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Refasten the lid onto the power supply. Screw it back in place, gently refasten the motherboard to the power supply and RAID card and then screw it back down on its posts. Don't refasten the bottom of the case yet.

I don't know that you really need it, but I feel better being able to exhaust air from the power supply. So I placed a fan on the new top of the case and marked the corners. Then I spent a few minutes drilling holes in the top of the case – four large ones for the fan mounts, and many more as an "exhaust grille". I mounted the fan just behind the front feet on the case, so it's directly over the heatsink.

The Silenx fans come with very nice silicone fan mounts. You don't need them, but they're easy to use up top. After you've drilled your mount points, tug the fan mounts through from the inside and you can easily fasten your top fan.

I threaded the power up through the ventilation slots to avoid fouling the fan. The trick for taking the leads out of a power connector comes in handy here, too. You can free the fan leads, carefully keeping the leads separated, and apply power to the unit. Power it on and figure out which ones are which. Power down, and you can either solder or slip the fan leads back into their sleeve with the power leads tightly wrapped.

Fit the second fan to the back panel, confirm that it is also seeing power, and you're ready to button up. One thing which I've found makes a significant difference: in my mod, I'm exhausing heat out of the top, so I want to use the rear fan as an intake fan. When I used both as exhaust fans, the drives and CPU warmed up significantly.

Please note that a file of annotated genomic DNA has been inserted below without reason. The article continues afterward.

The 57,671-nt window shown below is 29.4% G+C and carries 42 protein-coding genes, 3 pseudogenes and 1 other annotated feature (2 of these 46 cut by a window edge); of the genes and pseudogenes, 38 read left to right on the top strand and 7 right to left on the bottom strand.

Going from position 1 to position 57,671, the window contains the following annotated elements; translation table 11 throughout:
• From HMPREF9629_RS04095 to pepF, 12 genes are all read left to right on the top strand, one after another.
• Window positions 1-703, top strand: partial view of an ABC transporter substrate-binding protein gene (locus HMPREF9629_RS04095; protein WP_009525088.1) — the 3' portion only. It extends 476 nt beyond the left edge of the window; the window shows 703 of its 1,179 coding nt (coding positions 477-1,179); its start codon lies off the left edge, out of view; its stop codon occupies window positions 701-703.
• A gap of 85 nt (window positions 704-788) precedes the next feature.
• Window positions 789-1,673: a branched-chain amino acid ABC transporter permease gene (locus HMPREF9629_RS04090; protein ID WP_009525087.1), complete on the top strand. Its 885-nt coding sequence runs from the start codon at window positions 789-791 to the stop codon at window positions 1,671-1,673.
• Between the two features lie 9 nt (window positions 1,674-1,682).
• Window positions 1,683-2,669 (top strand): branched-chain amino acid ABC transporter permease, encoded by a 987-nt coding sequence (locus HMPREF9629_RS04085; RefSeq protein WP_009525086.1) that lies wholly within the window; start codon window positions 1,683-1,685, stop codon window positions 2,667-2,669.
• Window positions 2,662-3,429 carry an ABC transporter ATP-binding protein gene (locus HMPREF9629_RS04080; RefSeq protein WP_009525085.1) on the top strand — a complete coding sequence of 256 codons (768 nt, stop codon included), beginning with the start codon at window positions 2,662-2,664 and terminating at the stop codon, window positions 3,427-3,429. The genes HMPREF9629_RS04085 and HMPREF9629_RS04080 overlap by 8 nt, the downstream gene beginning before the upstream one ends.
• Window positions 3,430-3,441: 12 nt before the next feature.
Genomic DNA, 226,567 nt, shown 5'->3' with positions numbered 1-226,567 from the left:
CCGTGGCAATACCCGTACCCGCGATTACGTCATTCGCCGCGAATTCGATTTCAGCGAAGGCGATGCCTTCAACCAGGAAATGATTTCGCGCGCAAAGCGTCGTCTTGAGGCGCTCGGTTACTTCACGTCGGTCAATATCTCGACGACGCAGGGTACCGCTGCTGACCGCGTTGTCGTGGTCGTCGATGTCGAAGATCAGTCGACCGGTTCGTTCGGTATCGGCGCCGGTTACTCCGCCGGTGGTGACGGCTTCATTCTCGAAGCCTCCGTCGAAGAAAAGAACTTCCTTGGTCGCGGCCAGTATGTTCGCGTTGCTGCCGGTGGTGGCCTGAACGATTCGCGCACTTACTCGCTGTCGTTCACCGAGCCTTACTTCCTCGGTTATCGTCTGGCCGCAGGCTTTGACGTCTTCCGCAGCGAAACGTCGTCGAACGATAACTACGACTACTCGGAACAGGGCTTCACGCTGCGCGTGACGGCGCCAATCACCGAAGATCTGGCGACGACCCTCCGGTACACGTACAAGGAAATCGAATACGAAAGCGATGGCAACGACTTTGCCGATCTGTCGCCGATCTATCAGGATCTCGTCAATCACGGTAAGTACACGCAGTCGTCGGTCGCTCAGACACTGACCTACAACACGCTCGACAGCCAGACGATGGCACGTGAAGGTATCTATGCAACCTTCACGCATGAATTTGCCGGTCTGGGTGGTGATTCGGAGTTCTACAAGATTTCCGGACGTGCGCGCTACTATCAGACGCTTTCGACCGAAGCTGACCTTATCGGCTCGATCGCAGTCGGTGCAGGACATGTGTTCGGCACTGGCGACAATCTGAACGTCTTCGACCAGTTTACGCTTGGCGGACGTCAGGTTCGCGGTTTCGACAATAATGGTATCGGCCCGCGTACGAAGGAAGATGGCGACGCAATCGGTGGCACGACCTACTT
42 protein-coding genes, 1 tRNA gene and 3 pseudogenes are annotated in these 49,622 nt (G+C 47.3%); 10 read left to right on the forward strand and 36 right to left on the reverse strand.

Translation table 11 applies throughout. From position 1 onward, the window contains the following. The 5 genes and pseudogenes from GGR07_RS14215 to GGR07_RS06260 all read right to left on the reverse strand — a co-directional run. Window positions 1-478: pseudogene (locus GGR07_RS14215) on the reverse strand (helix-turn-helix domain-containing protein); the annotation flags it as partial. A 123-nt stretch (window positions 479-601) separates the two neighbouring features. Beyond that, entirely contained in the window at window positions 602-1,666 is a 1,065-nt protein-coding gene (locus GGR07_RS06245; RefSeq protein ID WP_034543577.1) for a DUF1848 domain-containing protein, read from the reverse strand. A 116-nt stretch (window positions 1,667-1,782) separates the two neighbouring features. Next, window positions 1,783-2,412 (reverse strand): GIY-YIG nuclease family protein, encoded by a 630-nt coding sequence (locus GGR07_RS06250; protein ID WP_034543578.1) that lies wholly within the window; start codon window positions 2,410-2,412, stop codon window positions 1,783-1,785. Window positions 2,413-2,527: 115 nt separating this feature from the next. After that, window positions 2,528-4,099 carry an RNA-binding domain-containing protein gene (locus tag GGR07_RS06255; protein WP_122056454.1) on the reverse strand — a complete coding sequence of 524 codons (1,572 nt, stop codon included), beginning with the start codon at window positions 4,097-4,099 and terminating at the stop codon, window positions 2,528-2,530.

Most of the case screws are going into plastic fittings, so don't overtighten. Find yourself a few rubber feet for the new botttom of your case if you like.

Reassembled case with external "power supply" fan

Figure 5: Reassembled case with external "power supply" fan

I've fitted variable speed fans to both the top and rear since I started, and modified the rear grille to thread out a cable for the speed regulator that you can see in Figure 5. I am finding that the Antec 80mm fans are quiet, but are either not true to speed or not accurately reporting speed. This is annoying because I have a warning in the system logs and an amber light on the front panel that is staying lit. I have to run that rear fan flat out to clear the light, and so I'm still looking for a perfect 80mm fan.

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